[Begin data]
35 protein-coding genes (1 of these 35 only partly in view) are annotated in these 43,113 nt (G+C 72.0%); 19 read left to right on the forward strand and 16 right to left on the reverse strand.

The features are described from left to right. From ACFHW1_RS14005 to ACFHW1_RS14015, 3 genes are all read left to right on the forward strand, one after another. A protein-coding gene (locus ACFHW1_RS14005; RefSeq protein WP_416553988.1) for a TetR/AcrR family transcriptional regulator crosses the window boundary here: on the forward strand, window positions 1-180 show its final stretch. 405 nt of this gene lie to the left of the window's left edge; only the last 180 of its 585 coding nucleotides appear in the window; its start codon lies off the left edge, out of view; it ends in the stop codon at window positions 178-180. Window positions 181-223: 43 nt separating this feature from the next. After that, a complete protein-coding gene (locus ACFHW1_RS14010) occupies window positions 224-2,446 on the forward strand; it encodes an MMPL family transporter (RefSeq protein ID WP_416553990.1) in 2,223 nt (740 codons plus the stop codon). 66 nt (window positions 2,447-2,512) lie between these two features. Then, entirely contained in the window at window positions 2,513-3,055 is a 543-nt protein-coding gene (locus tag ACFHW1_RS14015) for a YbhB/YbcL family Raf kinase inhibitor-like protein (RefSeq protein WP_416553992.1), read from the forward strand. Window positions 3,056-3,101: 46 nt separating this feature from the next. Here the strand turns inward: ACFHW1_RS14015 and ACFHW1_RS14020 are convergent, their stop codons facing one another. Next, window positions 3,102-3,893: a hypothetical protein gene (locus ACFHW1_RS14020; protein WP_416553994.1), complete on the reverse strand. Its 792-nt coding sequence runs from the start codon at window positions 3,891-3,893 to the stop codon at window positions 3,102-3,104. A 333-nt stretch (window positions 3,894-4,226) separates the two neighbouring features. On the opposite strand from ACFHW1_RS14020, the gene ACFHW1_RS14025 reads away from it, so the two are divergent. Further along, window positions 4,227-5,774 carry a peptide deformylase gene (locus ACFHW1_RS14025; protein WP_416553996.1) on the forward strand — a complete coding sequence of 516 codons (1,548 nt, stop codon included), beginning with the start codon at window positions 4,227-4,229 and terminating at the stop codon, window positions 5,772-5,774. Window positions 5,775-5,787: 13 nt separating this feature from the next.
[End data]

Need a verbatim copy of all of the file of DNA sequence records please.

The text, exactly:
35 protein-coding genes (1 of these 35 only partly in view) are annotated in these 43,113 nt (G+C 72.0%); 19 read left to right on the forward strand and 16 right to left on the reverse strand.

The features are described from left to right. From ACFHW1_RS14005 to ACFHW1_RS14015, 3 genes are all read left to right on the forward strand, one after another. A protein-coding gene (locus ACFHW1_RS14005; RefSeq protein WP_416553988.1) for a TetR/AcrR family transcriptional regulator crosses the window boundary here: on the forward strand, window positions 1-180 show its final stretch. 405 nt of this gene lie to the left of the window's left edge; only the last 180 of its 585 coding nucleotides appear in the window; its start codon lies off the left edge, out of view; it ends in the stop codon at window positions 178-180. Window positions 181-223: 43 nt separating this feature from the next. After that, a complete protein-coding gene (locus ACFHW1_RS14010) occupies window positions 224-2,446 on the forward strand; it encodes an MMPL family transporter (RefSeq protein ID WP_416553990.1) in 2,223 nt (740 codons plus the stop codon). 66 nt (window positions 2,447-2,512) lie between these two features. Then, entirely contained in the window at window positions 2,513-3,055 is a 543-nt protein-coding gene (locus tag ACFHW1_RS14015) for a YbhB/YbcL family Raf kinase inhibitor-like protein (RefSeq protein WP_416553992.1), read from the forward strand. Window positions 3,056-3,101: 46 nt separating this feature from the next. Here the strand turns inward: ACFHW1_RS14015 and ACFHW1_RS14020 are convergent, their stop codons facing one another. Next, window positions 3,102-3,893: a hypothetical protein gene (locus ACFHW1_RS14020; protein WP_416553994.1), complete on the reverse strand. Its 792-nt coding sequence runs from the start codon at window positions 3,891-3,893 to the stop codon at window positions 3,102-3,104. A 333-nt stretch (window positions 3,894-4,226) separates the two neighbouring features. On the opposite strand from ACFHW1_RS14020, the gene ACFHW1_RS14025 reads away from it, so the two are divergent. Further along, window positions 4,227-5,774 carry a peptide deformylase gene (locus ACFHW1_RS14025; protein WP_416553996.1) on the forward strand — a complete coding sequence of 516 codons (1,548 nt, stop codon included), beginning with the start codon at window positions 4,227-4,229 and terminating at the stop codon, window positions 5,772-5,774. Window positions 5,775-5,787: 13 nt separating this feature from the next.